CMS Trains Staff on New Anti-Bullying Policy for Transgender Students
CHARLOTTE -- Charlotte-Mecklenburg Schools superintendent Ann Clark is enforcing a new rule in the school district's anti-bullying policy to better help transgender students.
The school district’s executive staff and principals spent hours training Monday on the changes, which go into effect next school year.
"We've talked about things like dress code, use of pronouns, how to call roll, how to line students up to go to the cafeteria and not say 'boys in this line, girls in this line' and be very sensitive,” said Clark.
Plus, Clark says starting next year students will be able to use the bathroom or locker room that best matches their gender identity - a change she says has been in the works for about a year and has nothing to do with House Bill 2.
But it’s a good time to clarify the rules when federal and state laws contradict each other on this topic.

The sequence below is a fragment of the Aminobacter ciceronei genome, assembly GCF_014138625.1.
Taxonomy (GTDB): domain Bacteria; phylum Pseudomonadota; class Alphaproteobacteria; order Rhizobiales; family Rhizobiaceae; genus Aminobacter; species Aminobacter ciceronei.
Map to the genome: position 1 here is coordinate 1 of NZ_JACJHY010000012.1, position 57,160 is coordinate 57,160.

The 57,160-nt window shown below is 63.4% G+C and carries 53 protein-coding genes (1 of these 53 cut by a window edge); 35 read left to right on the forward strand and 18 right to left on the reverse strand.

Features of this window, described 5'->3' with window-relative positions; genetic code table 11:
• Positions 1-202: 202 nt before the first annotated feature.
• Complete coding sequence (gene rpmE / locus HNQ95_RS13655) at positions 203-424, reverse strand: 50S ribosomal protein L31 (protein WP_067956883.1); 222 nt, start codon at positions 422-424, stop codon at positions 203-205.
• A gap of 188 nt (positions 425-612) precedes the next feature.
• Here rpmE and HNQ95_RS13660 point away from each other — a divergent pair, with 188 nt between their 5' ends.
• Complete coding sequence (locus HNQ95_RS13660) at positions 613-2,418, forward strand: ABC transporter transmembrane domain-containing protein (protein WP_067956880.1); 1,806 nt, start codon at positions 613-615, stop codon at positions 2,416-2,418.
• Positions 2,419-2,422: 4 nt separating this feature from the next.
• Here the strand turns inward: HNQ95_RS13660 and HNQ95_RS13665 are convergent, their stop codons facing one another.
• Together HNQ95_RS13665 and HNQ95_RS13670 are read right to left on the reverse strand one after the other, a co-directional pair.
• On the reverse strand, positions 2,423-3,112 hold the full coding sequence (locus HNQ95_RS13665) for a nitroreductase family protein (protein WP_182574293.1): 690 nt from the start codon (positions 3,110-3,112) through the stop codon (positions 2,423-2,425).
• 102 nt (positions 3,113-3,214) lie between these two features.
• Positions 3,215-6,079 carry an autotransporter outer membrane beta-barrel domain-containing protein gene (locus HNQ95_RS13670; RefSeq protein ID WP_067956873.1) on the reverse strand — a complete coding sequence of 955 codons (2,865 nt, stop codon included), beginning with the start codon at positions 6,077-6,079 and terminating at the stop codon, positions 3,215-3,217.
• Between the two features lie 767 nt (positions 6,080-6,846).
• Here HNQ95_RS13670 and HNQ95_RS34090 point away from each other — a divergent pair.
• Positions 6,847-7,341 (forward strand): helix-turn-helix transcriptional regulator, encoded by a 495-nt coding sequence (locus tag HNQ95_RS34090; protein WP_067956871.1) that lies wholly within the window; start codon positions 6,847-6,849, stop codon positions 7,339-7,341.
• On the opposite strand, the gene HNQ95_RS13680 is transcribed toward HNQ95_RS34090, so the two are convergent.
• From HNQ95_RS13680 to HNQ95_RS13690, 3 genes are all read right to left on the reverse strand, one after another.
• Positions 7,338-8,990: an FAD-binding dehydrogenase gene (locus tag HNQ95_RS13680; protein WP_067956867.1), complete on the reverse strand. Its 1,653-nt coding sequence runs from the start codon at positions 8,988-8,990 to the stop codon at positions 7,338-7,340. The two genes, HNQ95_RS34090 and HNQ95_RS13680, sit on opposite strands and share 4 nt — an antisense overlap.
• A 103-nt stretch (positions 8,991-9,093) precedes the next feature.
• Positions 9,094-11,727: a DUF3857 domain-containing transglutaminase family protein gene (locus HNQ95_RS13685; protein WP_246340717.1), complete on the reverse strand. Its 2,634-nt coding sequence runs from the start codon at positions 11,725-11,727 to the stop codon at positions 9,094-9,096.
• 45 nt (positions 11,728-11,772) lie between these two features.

North Carolina's HB2 requires everyone to use the bathroom which matches their biological sex, while federal law allows students to go wherever they're most comfortable.
"Before now, the district was going and supporting students on a case by case basis, and it's simply, they're not able to do that anymore because there's too many cases to work with,” said Todd Rosendahl, school outreach director at Time Out Youth.
Rosendahl has been helping CMS train its staff for the new policy in what he calls a 'Transgender 101.'
He says many people in CMS have been asking for it.
"What today was, was a realization for my team that we have a lot of work to do, but this is doable,” said Mark Bosco, principal of Myers Park High. "We just have to be sensitive to what we do."
Students will also have the option to use a single-stall gender neutral bathroom or locker room if they choose. Official school documents, like transcripts, will still have the student’s legal name and sex.
CMS says all teachers will be trained on the new policy before the next school year starts.